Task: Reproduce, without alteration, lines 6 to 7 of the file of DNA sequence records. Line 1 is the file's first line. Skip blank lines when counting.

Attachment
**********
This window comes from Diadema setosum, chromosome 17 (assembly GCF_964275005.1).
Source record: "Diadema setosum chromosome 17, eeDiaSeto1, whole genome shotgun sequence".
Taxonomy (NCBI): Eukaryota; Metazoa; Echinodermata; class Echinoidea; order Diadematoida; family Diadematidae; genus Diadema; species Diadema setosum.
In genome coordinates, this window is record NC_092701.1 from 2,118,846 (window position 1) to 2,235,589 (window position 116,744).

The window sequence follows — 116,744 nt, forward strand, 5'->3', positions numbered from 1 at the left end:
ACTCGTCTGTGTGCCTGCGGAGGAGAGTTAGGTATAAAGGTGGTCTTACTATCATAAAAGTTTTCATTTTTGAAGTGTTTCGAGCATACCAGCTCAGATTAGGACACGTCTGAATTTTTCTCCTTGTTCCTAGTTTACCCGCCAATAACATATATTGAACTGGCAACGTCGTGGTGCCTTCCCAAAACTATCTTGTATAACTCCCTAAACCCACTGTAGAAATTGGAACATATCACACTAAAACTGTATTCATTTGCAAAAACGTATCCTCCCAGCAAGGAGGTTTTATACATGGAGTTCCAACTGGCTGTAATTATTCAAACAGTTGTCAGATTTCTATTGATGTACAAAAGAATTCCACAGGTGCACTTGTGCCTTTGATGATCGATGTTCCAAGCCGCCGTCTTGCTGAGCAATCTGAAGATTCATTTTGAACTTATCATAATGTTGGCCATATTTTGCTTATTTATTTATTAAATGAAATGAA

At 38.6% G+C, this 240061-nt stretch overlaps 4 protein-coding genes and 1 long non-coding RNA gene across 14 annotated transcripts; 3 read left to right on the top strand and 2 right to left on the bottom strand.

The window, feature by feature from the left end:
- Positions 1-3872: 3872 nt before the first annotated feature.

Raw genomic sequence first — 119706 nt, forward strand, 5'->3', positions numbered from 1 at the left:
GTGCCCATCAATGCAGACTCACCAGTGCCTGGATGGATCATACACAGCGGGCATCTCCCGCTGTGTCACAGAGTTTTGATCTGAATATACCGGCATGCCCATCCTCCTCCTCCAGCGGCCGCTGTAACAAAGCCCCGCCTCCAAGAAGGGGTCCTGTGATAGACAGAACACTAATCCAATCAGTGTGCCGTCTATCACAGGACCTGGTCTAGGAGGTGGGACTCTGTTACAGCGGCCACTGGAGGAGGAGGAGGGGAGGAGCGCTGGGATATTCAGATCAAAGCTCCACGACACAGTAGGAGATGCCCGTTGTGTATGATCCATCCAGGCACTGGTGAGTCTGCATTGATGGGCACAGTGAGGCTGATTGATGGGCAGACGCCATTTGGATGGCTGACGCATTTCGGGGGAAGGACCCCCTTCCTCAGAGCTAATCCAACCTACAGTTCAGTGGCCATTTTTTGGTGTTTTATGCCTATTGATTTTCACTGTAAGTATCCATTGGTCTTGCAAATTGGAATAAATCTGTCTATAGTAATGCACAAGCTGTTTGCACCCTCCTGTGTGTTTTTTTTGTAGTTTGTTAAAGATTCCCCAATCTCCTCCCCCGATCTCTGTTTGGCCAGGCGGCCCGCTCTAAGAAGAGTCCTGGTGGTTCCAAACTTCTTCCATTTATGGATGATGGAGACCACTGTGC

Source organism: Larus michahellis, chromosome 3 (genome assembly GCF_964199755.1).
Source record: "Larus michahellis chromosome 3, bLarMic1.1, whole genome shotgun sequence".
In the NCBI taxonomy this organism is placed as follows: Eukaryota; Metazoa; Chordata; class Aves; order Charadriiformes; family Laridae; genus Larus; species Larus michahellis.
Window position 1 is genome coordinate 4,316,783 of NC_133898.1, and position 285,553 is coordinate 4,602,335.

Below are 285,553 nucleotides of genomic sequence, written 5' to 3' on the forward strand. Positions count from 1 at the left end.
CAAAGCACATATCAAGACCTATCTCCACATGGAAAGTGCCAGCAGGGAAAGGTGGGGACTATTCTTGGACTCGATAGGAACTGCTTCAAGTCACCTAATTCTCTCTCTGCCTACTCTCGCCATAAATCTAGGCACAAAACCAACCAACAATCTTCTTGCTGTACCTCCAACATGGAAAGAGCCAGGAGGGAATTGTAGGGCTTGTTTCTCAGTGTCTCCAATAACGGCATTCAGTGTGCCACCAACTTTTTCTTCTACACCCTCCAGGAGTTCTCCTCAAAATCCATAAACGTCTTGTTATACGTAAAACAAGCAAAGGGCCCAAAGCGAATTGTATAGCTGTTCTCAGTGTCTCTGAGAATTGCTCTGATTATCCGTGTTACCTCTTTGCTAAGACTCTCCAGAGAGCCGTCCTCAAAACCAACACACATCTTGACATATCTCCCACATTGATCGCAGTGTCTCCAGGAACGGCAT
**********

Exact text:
ACTCGTCTGTGTGCCTGCGGAGGAGAGTTAGGTATAAAGGTGGTCTTACTATCATAAAAGTTTTCATTTTTGAAGTGTTTCGAGCATACCAGCTCAGATTAGGACACGTCTGAATTTTTCTCCTTGTTCCTAGTTTACCCGCCAATAACATATATTGAACTGGCAACGTCGTGGTGCCTTCCCAAAACTATCTTGTATAACTCCCTAAACCCACTGTAGAAATTGGAACATATCACACTAAAACTGTATTCATTTGCAAAAACGTATCCTCCCAGCAAGGAGGTTTTATACATGGAGTTCCAACTGGCTGTAATTATTCAAACAGTTGTCAGATTTCTATTGATGTACAAAAGAATTCCACAGGTGCACTTGTGCCTTTGATGATCGATGTTCCAAGCCGCCGTCTTGCTGAGCAATCTGAAGATTCATTTTGAACTTATCATAATGTTGGCCATATTTTGCTTATTTATTTATTAAATGAAATGAA

At 38.6% G+C, this 240061-nt stretch overlaps 4 protein-coding genes and 1 long non-coding RNA gene across 14 annotated transcripts; 3 read left to right on the top strand and 2 right to left on the bottom strand.